I would suggest that, whatever bias people perceive in this post, Peter Hitchens certainly deserves a Wikipedia entry--if only because he is Christopher Hitchens's brother and they have been involved in a recent quite public spat and then subsequent reconciliation. He also deserves recognition in his own right, being a prominent conservative commentator in Britain.
I would not disagree with your comments, whoever you are, but I've removed the formatting which came over not so much as SHOUTING, but YELLING! Philip Cross 17:12, 4 February 2006 (UTC)
Of course Hitchens should have an article - who disputes that? What is amusing about Hitchens' own contributions to his entry is that he doesn't seem to understand Wikipedia's neutral point of view policy - this isn't a place for a detailed justification of his beliefs - it should be an impartial summary of his main beliefs. Look at the difference between Christopher Hitchen's article and this one to see what I mean. Hitchens complains/ mentions that people are anonymous who contribute - but nearly everyone on Wiki uses a username rather than their real name - and his own contributions weren't added under a username, even! Magic Pickle 17:56, 5 February 2006 (UTC)

Here's an interesting conundrum for all you believers in the existence of a 'neutral point of view'. You discover( as I did) that a Wikipedia entry has been created about you. Flattering, perhaps, but its creators, who do not need to reveal their identities, have inserted far-from-neutral commentaries on your thoughts and beliefs which are in many cases simply inaccurate or drawn from inaccurate sources. At the time I made this discovery my only acquaintance with Wikipedia was occasionally stumbling on its articles while Googling. I had no idea of any 'policy', merely a desire to ensure that, if people were to discover this article as I had done, they would at least find accurate information in it. If there is a 'neutral point of view' rule. it did not seem to have governed many of the contributions already in place, which is perhaps why I had no idea of its existence. I thought it legitimate, and a service to the truth, to put right the inaccuracies and to take advantage of the forum to ensure that my position ( often misrepresented by opponents and critics) was accurately expressed. Where I have inserted corrections or explanations, I have sought to do so with the formulation 'Hitchens says' or something similar so as to make it clear that these are my work . Anyone who wishes to challenge my statements is as free to do so as I am to make them. I have written two books and hundreds of articles and have taken part in scores of debates, many of them broadcast. It is easy enough to check the truth and accuracy of my statements. I really cannot see what I have done wrong here. What would you have done? What fun that, as a result, this entry now has the same status as, say, the article about the massacre of the Armenians. Peter Hitchens, signed in as Clockback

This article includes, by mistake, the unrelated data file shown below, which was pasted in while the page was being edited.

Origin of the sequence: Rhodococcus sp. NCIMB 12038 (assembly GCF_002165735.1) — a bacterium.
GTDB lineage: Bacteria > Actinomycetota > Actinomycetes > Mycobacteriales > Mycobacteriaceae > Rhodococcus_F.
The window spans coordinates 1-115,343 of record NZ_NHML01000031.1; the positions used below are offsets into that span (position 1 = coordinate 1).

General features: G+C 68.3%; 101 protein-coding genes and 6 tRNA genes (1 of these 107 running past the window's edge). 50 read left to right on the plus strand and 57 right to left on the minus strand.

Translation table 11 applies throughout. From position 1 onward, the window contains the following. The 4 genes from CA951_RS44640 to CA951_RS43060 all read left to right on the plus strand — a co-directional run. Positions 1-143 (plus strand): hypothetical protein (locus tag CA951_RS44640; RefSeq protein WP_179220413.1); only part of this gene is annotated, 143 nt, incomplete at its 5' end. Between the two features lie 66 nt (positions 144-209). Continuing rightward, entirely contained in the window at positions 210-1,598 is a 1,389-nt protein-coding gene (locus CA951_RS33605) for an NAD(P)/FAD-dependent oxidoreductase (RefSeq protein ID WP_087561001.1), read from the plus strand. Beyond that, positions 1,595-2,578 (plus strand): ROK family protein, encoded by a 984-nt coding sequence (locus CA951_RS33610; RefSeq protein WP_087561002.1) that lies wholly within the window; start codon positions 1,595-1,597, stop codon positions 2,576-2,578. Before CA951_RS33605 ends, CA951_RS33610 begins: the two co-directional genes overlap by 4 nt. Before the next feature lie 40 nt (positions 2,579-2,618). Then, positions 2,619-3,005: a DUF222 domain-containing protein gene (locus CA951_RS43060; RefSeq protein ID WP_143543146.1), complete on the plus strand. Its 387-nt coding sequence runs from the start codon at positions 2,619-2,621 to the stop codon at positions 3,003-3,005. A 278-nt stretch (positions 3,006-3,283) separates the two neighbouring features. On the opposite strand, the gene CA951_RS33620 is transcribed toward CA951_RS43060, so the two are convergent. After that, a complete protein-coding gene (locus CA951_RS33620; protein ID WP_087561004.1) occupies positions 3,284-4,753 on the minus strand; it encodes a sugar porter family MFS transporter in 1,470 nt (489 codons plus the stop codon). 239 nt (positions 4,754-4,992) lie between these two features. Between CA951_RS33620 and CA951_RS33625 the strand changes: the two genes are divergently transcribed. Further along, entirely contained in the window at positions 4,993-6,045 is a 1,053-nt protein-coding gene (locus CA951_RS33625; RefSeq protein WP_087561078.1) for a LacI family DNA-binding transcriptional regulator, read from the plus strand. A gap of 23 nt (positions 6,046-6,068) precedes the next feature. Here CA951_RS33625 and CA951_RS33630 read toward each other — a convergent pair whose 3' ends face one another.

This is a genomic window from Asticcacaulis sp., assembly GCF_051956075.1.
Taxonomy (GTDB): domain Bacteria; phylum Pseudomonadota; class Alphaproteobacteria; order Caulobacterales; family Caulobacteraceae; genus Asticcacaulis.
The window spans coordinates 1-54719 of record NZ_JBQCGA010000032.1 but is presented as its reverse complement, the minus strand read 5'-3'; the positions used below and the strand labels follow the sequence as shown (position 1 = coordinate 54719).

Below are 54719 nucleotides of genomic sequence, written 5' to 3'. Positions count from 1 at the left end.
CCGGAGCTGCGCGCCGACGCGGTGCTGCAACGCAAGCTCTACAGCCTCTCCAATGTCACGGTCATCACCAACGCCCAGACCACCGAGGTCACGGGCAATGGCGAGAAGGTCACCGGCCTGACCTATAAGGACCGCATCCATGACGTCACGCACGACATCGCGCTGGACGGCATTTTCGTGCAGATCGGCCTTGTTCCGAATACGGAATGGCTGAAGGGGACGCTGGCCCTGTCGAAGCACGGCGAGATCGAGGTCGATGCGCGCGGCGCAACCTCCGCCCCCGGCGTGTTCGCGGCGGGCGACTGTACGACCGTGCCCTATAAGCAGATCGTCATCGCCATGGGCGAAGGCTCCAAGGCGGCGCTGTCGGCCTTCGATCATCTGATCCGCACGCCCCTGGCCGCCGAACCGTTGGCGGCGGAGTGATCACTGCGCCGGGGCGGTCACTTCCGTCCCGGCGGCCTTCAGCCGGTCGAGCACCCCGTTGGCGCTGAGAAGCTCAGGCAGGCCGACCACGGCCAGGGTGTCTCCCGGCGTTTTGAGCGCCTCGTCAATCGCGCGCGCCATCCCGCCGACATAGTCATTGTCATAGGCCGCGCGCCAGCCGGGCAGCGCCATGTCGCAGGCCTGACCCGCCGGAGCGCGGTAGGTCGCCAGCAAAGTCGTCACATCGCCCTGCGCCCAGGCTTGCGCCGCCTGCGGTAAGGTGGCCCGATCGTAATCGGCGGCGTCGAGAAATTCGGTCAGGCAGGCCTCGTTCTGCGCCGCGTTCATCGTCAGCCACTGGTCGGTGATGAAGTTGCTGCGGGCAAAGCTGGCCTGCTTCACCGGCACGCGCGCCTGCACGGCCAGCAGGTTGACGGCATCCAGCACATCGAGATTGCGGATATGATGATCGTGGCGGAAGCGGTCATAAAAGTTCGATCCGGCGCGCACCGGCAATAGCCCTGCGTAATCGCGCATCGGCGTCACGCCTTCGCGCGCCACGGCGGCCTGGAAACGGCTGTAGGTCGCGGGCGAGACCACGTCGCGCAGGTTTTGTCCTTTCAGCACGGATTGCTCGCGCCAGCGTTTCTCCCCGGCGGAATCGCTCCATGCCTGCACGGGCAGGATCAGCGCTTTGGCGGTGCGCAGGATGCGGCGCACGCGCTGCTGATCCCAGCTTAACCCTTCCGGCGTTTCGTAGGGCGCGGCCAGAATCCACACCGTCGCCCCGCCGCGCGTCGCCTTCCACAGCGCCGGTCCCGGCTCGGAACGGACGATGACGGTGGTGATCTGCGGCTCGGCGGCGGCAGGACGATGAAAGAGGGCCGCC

Pete, mate, sign your entries with four tildes ~ ~ ~ ~ (no spaces) then you will always be identified as 'Clockback'. Magic Pickle 23:27, 7 February 2006 (UTC)
Dear Mr Pickle,
Thanks so much for this helpful advice, Peter Hitchens Clockback 09:55, 8 February 2006 (UTC)


No problem, Peter. To address your points above -
You may be right in saying there is no such thing as a neutral point of view. However on this site there is a concept named as such which must be followed. I'm not a Wiki expert so you can read for yourself at Wikipedia:Neutral Point of View.
As for your own contributions - there was a debate about the neutrality of the article on you long before you began adding to it - check the discussion history above. But let's have a collective discussion on this - do other users feel the current article is a good representation of an encyclopaedic entry? Should the Neutrality warning be removed? What do we all think?
I am glad (and slightly amazed) you are adding to the article yourself in order to keep the info on it correct - but be aware this is an open source and anyone can come in and add anything at any time. For example, a few weeks back someone deleted the entire article and replaced it with "Peter Hitchens is a w****r" which I assume to also be factually incorrect. You can't prevent inaccuracies on your own Peter, and you might expect, with a figure such as yourself that there will be many such alterations from users with an axe to grind- fortunately the collective community on Wiki will try to balance out any extreme examples, but if the article was a little tighter with a bit less rambling exposition, I feel this task would be easier. You are only one voice in the community here, though Peter, this isn't your site. But we will do our best to keep it factual.
As for the neutrality warning - don't worry about it - there are many such warnings on many different articles on Wiki, many of them on trivial issues.
Welcome to Wiki though, Peter, nice to see you, and remember, you can't turn the clock back...

Magic Pickle 22:14, 9 February 2006 (UTC)